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Thursday, March 08, 2007

Bible Study: Daniel - Summary (or my 3 year old ate my home work)

This weekend I found that my 3 year old was using some of my notes from reading the book of Daniel to do her art projects on. Besides being a better use for the paper, this reminded me that I had neglected to writeup a summary on what I had learned from reading Daniel and the "controversy" on this book's date of authorship.

A long time ago in a galaxy far, far away I took up a challenge from "L" (my occasional guide to the world of evangelical Christianity) to read a certain Bible commentary by Glen Miller and see for myself that Daniel was an authentic example of prophecy. Now the problem is that in all honesty I didn't give this any chance of accomplishing that goal, but at the same time I was intrigued to see why a seemingly sane and intelligent person could believe that it is the real deal. To give you some minimal background: the debate on Daniel comes down to whether it was written during the Babylonian exile by Daniel in 600 BC (early dater's hypothesis) and predicted events hundreds of years in the future or if it was written during the Maccabean rebellion (ca. 150 BC) as a "pious fraud" for giving moral support to the troops (late dater's hypothesis). "It was predicted hundreds of years ago that we would win! Charge!"

So to prepare for this I read the book of Daniel and then gathered up all the pro and con literature I could find on the web and started poring thru it. I purposely read the early daters (true prophecy) stuff first so I wouldn't "poison" my mind too much and could give it an honest (as possible) hearing. And I'll tell you the truth I was amazed at how good a case they could make. Just to be clear, it's not so much that they made a good case that prophecy occurred (how would you actually "prove" that a document over 2000 years old foretold events that happened over 2000 years ago?) but they made a surprisingly good case that this wasn't necessarily a "pious fraud". Maybe that doesn't seem very impressive, but I guess I was expecting bigger and uglier problems with the early dater view. While in the end I don't think the early dater case is very plausible it's certainly not obviously wrong on a first reading. In fact if I didn't ever read the late dater rebuttals I'd probably have been left with a lingering sense that something interesting was going on with Daniel.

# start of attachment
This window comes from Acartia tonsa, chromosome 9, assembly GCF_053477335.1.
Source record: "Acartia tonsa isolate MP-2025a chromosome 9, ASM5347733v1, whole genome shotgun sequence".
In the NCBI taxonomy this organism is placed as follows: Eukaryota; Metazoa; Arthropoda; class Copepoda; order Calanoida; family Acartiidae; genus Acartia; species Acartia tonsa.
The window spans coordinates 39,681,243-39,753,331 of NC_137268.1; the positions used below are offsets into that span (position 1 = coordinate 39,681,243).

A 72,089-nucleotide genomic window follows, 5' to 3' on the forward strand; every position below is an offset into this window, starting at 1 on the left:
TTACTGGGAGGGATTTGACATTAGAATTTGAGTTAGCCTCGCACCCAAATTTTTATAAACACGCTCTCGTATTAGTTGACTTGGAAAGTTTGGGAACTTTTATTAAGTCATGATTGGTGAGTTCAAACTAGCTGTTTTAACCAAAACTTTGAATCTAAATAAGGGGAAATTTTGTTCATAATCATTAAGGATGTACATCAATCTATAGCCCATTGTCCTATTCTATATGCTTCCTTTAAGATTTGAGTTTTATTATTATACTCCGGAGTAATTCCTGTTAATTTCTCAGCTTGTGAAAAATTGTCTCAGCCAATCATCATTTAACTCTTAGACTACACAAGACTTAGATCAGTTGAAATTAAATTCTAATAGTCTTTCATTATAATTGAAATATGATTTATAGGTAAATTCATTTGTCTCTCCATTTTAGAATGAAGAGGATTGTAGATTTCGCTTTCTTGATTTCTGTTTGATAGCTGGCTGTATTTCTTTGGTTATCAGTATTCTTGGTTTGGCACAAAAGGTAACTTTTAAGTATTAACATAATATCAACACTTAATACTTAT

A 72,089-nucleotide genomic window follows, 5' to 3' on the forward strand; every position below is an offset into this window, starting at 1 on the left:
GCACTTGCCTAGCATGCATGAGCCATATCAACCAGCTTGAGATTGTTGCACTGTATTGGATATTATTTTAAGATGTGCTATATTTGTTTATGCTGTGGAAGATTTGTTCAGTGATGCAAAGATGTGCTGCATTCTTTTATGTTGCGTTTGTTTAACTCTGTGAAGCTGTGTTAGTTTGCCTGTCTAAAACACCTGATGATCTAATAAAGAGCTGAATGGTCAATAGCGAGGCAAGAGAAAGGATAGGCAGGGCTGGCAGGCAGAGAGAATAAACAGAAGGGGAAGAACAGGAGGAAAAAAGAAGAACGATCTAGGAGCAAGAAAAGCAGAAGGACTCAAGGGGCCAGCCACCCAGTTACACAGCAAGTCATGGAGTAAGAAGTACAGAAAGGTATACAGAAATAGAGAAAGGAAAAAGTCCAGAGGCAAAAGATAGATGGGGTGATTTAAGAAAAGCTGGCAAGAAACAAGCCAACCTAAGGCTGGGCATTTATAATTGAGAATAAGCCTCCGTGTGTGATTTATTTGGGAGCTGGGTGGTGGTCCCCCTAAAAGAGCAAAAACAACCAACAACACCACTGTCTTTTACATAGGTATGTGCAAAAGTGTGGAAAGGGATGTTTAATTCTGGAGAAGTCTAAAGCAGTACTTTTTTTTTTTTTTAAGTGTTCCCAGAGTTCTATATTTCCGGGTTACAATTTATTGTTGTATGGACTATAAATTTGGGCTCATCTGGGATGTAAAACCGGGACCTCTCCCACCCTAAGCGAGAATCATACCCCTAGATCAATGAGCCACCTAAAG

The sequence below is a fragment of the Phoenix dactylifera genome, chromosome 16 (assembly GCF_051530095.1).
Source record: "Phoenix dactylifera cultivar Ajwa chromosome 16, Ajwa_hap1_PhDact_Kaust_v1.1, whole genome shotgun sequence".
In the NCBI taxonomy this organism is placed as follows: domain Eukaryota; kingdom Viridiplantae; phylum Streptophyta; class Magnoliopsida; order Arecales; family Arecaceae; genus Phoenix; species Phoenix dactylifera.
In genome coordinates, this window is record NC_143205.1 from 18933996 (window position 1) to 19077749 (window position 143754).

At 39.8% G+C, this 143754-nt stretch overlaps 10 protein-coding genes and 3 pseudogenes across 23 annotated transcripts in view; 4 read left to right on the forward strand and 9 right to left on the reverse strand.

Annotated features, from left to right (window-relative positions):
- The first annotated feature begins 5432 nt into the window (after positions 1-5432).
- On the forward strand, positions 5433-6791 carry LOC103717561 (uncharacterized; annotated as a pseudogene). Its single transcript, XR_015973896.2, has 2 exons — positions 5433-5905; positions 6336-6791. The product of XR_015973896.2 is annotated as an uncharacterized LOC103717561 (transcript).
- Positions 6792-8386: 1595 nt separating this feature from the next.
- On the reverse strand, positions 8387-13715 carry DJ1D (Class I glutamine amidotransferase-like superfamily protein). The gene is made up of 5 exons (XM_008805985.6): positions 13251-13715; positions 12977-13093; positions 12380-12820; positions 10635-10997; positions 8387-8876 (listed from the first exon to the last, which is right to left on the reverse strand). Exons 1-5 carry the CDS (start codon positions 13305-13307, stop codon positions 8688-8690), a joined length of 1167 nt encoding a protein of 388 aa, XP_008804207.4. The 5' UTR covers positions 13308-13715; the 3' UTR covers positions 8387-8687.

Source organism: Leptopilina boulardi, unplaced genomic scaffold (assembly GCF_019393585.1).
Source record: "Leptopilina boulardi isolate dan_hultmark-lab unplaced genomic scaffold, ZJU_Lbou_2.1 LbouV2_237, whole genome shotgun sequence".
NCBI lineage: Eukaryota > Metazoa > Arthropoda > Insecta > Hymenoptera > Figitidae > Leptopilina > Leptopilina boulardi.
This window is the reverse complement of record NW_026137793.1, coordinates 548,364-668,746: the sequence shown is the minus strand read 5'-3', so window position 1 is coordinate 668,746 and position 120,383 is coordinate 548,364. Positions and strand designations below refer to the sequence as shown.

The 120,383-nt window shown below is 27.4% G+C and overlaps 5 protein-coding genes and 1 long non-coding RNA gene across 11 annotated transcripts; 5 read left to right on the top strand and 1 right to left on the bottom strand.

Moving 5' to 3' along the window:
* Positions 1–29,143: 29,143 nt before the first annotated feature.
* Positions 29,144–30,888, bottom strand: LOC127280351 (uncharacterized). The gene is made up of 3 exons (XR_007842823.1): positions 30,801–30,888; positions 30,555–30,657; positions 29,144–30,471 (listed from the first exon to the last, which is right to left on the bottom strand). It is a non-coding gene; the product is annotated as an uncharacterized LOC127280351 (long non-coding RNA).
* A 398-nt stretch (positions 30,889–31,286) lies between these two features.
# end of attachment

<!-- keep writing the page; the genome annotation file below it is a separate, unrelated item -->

But, for me at least, the late dater arguments are much more compelling. In fact I've developed a litmus test for determining which way you will go on this issue. Do you believe the Bible is the 100% inerrant word of God? If yes you will find the early daters more convincing. Otherwise (independent of your religious affiliation and degree of belief) you will find the late daters more compelling.

The next step of my project was to read the Glen Miller essay(s) and make my judgement. So I printed out these essays and decided I'd work thru them on our next long family car trip. My wife gets carsick when she's not driving which suits me just fine. I read the essays and very quickly it became apparent that I have no chance of addressing his issues. Glen Miller has a slightly unique take on the problem of dating Daniel (at least I haven't seen it brought up on other apologetics sites). It has to do with the logic of how various documents were dated from the Dead Sea scrolls collection and comparing these with other non-canon documents. The argument is a bit involved but it basically comes down to claiming that scholars have ignored certain facts when dating Daniel and have made special exceptions for dating it that they didn't for other similar documents. In other words if the scholars were consistent they would give Daniel a pre-Maccabean authorship date (he doesn't shoot for anything as ambitious as the 600 BC date, but it's sort of implied). Interestingly his argument almost entirely ignores the actual contents of Daniel and the accuracy of it's prophetic statements. The problem is that there is almost no chance that I will ever track down the numerous sources Glen uses to justify his positions. If I had no job and I wanted to become a Daniel expert it would probably take me a year to work thru all of his materials and give it a fair investigation. So in a sense he wins. I can't critique his arguments since I won't/can't follow all of his leads.